The first time you try to get to grips with Patagonian geography Perito Moreno can be the cause of great confusion.
Why on earth is the National Park 332km from the town! And why, oh why, is the town 695km from the Perito Moreno Glacier!
Why is the National park by the name of Perito Moreno different to the National Park that he was responsible for creating in 1903, and the first of its kind in Argentina. See all of these places on our Perito Moreno map.
The main answer to all of the above is that he was a spectacularly impressive bloke who achieved so much that his namesakes span far and wide, and well beyond just one place.
Francisco Moreno is one of Argentina’s great heroes. He was given the title Perito (an official title that translates, fairly poorly, to ‘expert’) in 1902, having successfully defined and gained international acceptance for the border with Chile, through a combination of extensive exploration, expert geography, careful diplomacy and pure passion for the region. The fact that there was no defined international border between these countries in the 20th century is testament to Patagonia’s incredible geography.
It’s fair to say that over the quarter century that preceded this award he discovered the majority of the Patagonian landmarks that draw visitors today: Mount FitzRoy, Lago Nahuel Huapi, the glacier that was, many years later, named after him. It’s difficult to imagine the hardships 19th century explorers into Patagonia endured. His first journey south from Buenos Aires to Nahuel Huapi took 4 1/2 months. The terrain ranges from semi arid desert to glaciers, vast lakes and rivers and 4,000m mountains. [Today you can cover the 1,600km journey from Buenos Aires to Bariloche by bus in 19 hours]. And it wasn’t just the environment that presented challenges – at one point he was captured by Indians and sentenced to death (he managed to escape the night before his execution). And yet he remained sensitive to the needs of the indigenous people and a vocal critic of the War of the Desert.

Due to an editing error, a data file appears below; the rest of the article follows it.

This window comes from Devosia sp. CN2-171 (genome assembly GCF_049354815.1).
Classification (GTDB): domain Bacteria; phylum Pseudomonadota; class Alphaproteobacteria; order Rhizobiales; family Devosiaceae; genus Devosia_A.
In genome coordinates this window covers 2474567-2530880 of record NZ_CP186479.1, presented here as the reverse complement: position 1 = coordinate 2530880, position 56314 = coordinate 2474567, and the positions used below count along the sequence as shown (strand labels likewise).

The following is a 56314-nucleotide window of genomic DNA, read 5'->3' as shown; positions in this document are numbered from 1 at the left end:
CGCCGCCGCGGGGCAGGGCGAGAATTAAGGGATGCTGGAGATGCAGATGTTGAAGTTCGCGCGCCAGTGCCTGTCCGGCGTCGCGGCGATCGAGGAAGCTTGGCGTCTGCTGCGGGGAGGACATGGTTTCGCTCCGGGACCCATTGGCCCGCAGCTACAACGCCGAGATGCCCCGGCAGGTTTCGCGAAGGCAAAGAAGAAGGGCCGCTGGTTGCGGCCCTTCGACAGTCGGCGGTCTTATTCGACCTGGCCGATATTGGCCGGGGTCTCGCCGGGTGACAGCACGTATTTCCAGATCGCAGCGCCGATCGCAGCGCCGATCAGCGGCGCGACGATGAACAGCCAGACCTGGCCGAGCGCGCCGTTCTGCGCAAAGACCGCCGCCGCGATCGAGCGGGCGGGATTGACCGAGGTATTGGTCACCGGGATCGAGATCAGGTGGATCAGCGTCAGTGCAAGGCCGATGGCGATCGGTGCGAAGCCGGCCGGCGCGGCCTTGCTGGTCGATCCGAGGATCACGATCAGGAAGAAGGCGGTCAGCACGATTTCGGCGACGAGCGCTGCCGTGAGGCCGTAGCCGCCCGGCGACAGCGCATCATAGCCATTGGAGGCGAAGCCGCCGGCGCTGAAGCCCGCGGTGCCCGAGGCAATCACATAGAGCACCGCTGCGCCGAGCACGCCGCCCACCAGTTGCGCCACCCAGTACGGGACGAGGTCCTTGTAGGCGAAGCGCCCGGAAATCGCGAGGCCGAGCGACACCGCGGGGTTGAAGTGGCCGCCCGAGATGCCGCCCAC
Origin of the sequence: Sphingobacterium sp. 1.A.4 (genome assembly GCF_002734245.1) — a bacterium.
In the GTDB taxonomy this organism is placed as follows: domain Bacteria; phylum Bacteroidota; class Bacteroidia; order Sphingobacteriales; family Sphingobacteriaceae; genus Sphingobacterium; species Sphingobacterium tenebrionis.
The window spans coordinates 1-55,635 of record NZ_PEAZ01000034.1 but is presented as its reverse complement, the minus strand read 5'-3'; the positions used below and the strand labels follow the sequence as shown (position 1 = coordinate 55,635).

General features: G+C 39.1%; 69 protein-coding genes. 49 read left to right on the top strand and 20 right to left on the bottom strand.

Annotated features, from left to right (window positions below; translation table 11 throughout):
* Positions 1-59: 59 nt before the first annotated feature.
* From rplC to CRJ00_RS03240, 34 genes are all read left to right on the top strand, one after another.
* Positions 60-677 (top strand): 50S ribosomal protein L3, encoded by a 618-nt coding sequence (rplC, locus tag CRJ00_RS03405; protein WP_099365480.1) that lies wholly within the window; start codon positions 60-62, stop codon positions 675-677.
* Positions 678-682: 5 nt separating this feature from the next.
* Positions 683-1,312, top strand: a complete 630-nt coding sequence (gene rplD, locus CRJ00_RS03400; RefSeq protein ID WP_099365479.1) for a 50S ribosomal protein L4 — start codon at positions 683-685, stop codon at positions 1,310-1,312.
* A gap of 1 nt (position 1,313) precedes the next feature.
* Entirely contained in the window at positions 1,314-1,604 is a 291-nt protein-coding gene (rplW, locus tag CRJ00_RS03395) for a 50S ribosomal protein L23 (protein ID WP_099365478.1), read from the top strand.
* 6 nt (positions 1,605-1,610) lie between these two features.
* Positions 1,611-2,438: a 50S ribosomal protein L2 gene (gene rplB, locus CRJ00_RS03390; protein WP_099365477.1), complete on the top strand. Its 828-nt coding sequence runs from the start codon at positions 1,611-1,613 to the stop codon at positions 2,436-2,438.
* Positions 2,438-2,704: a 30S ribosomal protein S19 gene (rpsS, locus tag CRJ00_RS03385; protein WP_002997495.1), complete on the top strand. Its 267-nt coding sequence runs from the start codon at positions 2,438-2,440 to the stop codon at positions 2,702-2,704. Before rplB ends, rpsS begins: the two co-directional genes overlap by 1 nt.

He was awarded land in Patagonia by the the Argentinian government in recognition of his services to his country, and in 1903 donated the majority of this to form the first National Park in Argentina, Nahuel Huapi. Some 18 years after his death, The Perito Moreno national park was also established in his honour. The town of Perito Moreno several hundred kilometres north was given its new name in 1952, and whilst small (population less than 4,000) it is an important access point for the Cueva de Los Manos.
It’s humbling to think that one man could be so many things: explorer, geologist, paleontologist, diplomat, museum director, anthropologist, historian, teacher; and perhaps easier to see why the places named after him are several hundred miles apart.